The Times West Virginian

Sports

January 25, 2014

Falcons host Charleston in the first of four pivotal MEC games

FAIRMONT — There comes a point in every season when a team reaches a critical juncture.

Win a handful of games and the team can ride the momentum all the way into the post-season. Lose and they’ll wind up watching the playoffs from home.

That time is now for Fairmont State’s basketball team, according to second-year coach Jerrod Calhoun.

“The next four games will really define our season,” he said.

The Falcons will square off against four conference foes in the next eight days. The stretch begins today when they welcome the University of Charleston to Joe Retton Arena. The tip-off is scheduled for 4 p.m., immediately after the women’s team goes for the sweep against UC at 2 p.m.

Fairmont State (11-5, 6-4 MEC) enters the game riding high after a gutsy come-from-behind, overtime win over Shepherd.

“We were definitely hyped about it,” said junior guard Chase Morgan. “But we’ve got to forget about it because we’ve got an even bigger game (today). Each game now just keep getting bigger and bigger as the season goes on, especially when you’re trying to compete for an NCAA tournament birth.”

The Golden Eagles (11-4, 8-3) are currently sitting in third place in the MEC. Calhoun called them the “surprise team of the Mountain East” before the two teams met in December.

Charleston, which is holding opponents to a league-best 69.9 points per game, forced the Falcons into 18 turnovers during that contest on its way to a 75-71 victory. The Golden Eagles, meanwhile, have turned the ball over just 10.6 times per game, the second-best mark in the conference.

Ball security will be essential if the Falcons hope to change the outcome this time around.

“We've got to take care of the ball. We've got to have ball security. We've got to take good shots,” Calhoun said. “That's one of the things I've talked to our team about all year.”

Offensively, the Golden Eagles boast three players who are averaging double figures: 6-foot-6 senior forward Xavier Humphrey (17.3 points per game), 6-foot-8 sophomore forward Aleksander Kesic (12.7 points per game) and 5-foot-10 sophomore guard Tino diTrapano (10.7 points per game).

Denzel Douglas, a transfer point guard from Idaho, is just percentage points away from adding a fourth player in double figures. He’s putting up 9.9 points a game and accounted for five of the Golden Eagles’ steals the last time the two teams played.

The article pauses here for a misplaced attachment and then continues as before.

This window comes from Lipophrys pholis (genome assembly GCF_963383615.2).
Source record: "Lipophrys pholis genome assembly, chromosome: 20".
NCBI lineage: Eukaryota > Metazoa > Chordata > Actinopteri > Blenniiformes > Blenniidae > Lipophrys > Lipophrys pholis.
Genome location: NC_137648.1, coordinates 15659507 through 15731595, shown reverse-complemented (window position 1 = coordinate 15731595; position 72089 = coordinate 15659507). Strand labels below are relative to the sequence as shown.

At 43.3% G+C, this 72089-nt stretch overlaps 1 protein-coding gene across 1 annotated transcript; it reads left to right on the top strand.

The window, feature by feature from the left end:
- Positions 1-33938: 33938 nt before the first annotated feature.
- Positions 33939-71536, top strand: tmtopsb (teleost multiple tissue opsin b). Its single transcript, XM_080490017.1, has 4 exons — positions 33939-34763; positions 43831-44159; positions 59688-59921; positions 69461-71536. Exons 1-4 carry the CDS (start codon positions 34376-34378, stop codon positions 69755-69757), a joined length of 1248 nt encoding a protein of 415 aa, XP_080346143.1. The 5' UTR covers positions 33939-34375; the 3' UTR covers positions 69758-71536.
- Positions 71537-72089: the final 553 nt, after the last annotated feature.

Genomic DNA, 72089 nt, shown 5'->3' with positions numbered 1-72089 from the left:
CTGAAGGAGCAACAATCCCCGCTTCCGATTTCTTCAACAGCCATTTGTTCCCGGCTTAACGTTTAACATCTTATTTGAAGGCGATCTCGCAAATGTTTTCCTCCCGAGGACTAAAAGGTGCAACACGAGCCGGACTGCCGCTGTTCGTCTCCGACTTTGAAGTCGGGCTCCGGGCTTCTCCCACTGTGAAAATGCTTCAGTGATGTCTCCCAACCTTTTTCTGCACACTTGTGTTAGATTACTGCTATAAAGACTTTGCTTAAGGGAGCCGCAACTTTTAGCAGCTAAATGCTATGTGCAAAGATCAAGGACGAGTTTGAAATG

“They've got a good point guard, a good big man, a good wing and a lot of good pieces around those three players,” Calhoun said.

The Falcons and their coach can go into detail about how to attack the Golden Eagle’s 2-3 zone. They can talk about how to limit their guards this time around. Or they can discuss any number of schemes and tactics.

But after studying the film from the first meeting, the major adjustment the Falcons need to make is a simple one.

“After watching the film from last game, the main point is just play hard,” Morgan said. “We lost a lot of 50-50 balls. That’s not how we play. Any time there’s a 50-50 ball, we should be right there, the first one to the floor. We didn’t play with a lot of intensity like we should have.”

Injury notes: After suffering through broken bones in the face and hand, sprained ankles, a heart condition, a chest infection and various other injuries and ailments, the Falcons are nearly back to full strength for one of the first times all season. Caleb Davis is the only Fairmont State player who will not suit up today. Calhoun said he believes this will be the last game the freshman guard will miss due to a chest infection. ... Brendan Cooper, who Calhoun called “one of the two best players in the league,” returned after missing an extended period of time with a broken hand to score 15 points and pull down 13 rebounds against Shepherd.

Email Mike DeFabo at mdefabo@timeswv.com or follow him on Twitter @MikeDeFaboTWV.

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